The Downstream Effects of Combatant Fragmentation on Civil War Resolution
Article: [.pdf here]
Rudloff, Peter J., and Michael G. Findley. 2016. "The Downstream Effects of Combatant Fragmentation on Civil War Resolution." Journal of Peace Research.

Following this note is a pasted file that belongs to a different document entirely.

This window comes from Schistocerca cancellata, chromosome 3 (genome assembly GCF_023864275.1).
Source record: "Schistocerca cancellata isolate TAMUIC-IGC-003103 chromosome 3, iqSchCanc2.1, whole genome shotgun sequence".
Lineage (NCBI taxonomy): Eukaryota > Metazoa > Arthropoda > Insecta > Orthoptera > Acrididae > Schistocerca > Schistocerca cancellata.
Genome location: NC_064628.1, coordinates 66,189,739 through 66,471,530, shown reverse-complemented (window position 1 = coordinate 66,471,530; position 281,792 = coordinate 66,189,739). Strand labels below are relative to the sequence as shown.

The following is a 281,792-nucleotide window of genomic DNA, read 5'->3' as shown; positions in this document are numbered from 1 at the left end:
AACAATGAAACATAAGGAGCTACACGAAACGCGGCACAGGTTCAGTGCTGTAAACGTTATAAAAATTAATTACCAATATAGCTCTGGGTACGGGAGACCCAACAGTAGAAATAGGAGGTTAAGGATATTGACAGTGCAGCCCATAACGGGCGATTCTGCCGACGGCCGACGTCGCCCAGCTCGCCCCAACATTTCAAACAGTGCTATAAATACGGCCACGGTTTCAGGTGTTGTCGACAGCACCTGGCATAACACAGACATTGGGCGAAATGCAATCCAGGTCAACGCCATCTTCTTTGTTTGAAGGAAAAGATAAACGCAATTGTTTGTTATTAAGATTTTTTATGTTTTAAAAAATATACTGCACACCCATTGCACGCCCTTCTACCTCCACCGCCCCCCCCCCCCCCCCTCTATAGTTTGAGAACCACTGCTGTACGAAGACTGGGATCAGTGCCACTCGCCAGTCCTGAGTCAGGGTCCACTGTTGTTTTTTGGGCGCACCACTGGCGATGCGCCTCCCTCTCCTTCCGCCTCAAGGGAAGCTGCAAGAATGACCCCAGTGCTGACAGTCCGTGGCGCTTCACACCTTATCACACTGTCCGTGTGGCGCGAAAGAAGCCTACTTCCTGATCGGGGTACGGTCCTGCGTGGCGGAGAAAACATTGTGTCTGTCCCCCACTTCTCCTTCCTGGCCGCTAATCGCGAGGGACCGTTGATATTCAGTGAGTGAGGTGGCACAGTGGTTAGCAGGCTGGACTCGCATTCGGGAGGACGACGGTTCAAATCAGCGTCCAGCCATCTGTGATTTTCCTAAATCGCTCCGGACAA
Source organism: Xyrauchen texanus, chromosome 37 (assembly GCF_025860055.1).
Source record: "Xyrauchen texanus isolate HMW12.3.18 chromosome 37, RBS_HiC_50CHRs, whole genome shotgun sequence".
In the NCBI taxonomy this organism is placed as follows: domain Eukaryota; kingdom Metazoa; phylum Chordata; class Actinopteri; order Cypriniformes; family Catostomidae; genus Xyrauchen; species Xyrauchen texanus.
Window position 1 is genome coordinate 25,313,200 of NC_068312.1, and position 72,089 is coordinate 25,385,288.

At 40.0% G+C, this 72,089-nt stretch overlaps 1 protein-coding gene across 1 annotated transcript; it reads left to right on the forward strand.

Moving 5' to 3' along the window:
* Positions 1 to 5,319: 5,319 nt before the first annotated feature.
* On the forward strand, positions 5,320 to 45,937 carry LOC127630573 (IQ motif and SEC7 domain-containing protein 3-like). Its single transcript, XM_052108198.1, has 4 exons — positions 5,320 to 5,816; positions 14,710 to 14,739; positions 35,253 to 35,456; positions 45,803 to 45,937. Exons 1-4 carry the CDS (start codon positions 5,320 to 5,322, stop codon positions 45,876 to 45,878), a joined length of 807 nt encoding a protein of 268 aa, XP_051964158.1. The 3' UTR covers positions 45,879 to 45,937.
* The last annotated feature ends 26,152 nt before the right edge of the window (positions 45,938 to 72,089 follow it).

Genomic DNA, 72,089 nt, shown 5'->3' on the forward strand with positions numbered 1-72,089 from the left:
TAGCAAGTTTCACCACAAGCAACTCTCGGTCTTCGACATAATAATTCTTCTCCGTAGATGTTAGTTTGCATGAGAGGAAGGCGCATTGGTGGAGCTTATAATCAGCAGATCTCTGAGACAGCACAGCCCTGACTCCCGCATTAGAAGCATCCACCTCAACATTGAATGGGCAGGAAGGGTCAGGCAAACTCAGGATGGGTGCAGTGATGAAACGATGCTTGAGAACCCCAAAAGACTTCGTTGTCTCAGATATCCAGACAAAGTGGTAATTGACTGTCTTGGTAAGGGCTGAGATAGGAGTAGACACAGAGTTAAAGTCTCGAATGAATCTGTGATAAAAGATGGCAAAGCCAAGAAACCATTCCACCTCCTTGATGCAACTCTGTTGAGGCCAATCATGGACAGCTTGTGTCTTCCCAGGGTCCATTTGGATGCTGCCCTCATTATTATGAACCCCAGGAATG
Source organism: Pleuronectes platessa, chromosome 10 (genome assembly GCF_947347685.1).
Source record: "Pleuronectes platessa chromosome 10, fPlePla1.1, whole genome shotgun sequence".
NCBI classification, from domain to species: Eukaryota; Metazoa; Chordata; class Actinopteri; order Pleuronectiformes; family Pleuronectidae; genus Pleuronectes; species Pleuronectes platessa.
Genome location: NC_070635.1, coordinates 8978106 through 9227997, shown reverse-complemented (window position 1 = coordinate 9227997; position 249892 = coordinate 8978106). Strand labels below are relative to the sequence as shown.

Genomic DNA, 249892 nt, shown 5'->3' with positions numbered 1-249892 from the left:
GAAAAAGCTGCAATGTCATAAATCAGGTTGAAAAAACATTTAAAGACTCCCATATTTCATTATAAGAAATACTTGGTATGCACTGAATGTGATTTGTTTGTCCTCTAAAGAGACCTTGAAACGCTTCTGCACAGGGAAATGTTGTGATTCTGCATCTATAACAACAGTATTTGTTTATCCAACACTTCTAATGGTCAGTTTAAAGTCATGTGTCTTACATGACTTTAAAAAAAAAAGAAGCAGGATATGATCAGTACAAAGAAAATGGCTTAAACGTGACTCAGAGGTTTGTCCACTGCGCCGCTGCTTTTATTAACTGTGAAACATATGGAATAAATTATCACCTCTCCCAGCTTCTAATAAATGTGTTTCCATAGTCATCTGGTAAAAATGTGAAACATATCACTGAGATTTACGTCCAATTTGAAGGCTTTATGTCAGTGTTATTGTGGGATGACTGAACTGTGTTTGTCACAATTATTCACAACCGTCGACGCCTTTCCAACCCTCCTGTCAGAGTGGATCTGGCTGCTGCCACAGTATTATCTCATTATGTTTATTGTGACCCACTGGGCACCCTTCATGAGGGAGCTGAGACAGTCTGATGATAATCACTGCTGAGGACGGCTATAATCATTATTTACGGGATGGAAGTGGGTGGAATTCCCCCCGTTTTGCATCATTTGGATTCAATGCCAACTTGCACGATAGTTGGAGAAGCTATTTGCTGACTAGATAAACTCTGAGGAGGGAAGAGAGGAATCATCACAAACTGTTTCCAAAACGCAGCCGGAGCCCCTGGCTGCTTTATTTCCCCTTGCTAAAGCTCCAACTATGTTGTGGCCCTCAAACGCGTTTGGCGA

We consider whether the fragmentation of combatants during civil war has downstream effects on the durability of peace following civil wars. We contend specifically that the splintering of groups, a primary manifestation of fragmentation, produces potential spoiler groups that are neither incidental nor unimportant in the process of civil war resolution. Making connections to the spoiling and credible commitment literatures, we hypothesize that splintering hastens the recurrence of civil wars. Empirical analysis of fragmentation events since WWII offers support for the hypothesis that splintering decreases the duration of post-civil war peace. Taken together, the results suggest the need to pay closer attention to the dynamics of fragmentation.